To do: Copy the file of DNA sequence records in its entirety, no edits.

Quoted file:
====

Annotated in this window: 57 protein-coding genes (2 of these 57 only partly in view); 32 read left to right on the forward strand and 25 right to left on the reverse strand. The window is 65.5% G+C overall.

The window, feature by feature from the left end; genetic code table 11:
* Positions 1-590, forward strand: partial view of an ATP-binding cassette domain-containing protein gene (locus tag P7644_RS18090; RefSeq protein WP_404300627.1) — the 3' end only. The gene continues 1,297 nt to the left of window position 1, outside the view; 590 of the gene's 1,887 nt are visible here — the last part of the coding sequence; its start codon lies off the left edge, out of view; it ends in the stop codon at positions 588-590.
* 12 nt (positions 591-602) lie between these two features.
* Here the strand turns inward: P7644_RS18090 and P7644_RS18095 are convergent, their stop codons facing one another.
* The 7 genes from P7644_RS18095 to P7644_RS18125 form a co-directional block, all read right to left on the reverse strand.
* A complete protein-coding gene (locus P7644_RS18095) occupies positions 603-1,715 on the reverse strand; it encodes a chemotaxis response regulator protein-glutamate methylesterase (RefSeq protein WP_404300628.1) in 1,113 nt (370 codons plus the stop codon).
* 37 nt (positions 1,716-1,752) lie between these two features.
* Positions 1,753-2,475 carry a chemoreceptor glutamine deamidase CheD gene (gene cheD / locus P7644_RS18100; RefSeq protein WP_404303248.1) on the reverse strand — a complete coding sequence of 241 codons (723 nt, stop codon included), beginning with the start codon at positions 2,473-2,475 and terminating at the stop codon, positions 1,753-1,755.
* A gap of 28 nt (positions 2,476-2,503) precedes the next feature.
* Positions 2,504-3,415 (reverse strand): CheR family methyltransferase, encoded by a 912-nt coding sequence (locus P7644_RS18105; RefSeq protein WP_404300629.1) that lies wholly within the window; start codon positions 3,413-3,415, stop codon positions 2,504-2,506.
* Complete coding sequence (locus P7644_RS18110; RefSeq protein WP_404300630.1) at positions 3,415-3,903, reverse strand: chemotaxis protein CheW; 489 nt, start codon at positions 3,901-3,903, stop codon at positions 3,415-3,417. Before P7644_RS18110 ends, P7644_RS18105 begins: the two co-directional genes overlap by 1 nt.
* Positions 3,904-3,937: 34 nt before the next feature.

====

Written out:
Annotated in this window: 57 protein-coding genes (2 of these 57 only partly in view); 32 read left to right on the forward strand and 25 right to left on the reverse strand. The window is 65.5% G+C overall.

The window, feature by feature from the left end; genetic code table 11:
* Positions 1-590, forward strand: partial view of an ATP-binding cassette domain-containing protein gene (locus tag P7644_RS18090; RefSeq protein WP_404300627.1) — the 3' end only. The gene continues 1,297 nt to the left of window position 1, outside the view; 590 of the gene's 1,887 nt are visible here — the last part of the coding sequence; its start codon lies off the left edge, out of view; it ends in the stop codon at positions 588-590.
* 12 nt (positions 591-602) lie between these two features.
* Here the strand turns inward: P7644_RS18090 and P7644_RS18095 are convergent, their stop codons facing one another.
* The 7 genes from P7644_RS18095 to P7644_RS18125 form a co-directional block, all read right to left on the reverse strand.
* A complete protein-coding gene (locus P7644_RS18095) occupies positions 603-1,715 on the reverse strand; it encodes a chemotaxis response regulator protein-glutamate methylesterase (RefSeq protein WP_404300628.1) in 1,113 nt (370 codons plus the stop codon).
* 37 nt (positions 1,716-1,752) lie between these two features.
* Positions 1,753-2,475 carry a chemoreceptor glutamine deamidase CheD gene (gene cheD / locus P7644_RS18100; RefSeq protein WP_404303248.1) on the reverse strand — a complete coding sequence of 241 codons (723 nt, stop codon included), beginning with the start codon at positions 2,473-2,475 and terminating at the stop codon, positions 1,753-1,755.
* A gap of 28 nt (positions 2,476-2,503) precedes the next feature.
* Positions 2,504-3,415 (reverse strand): CheR family methyltransferase, encoded by a 912-nt coding sequence (locus P7644_RS18105; RefSeq protein WP_404300629.1) that lies wholly within the window; start codon positions 3,413-3,415, stop codon positions 2,504-2,506.
* Complete coding sequence (locus P7644_RS18110; RefSeq protein WP_404300630.1) at positions 3,415-3,903, reverse strand: chemotaxis protein CheW; 489 nt, start codon at positions 3,901-3,903, stop codon at positions 3,415-3,417. Before P7644_RS18110 ends, P7644_RS18105 begins: the two co-directional genes overlap by 1 nt.
* Positions 3,904-3,937: 34 nt before the next feature.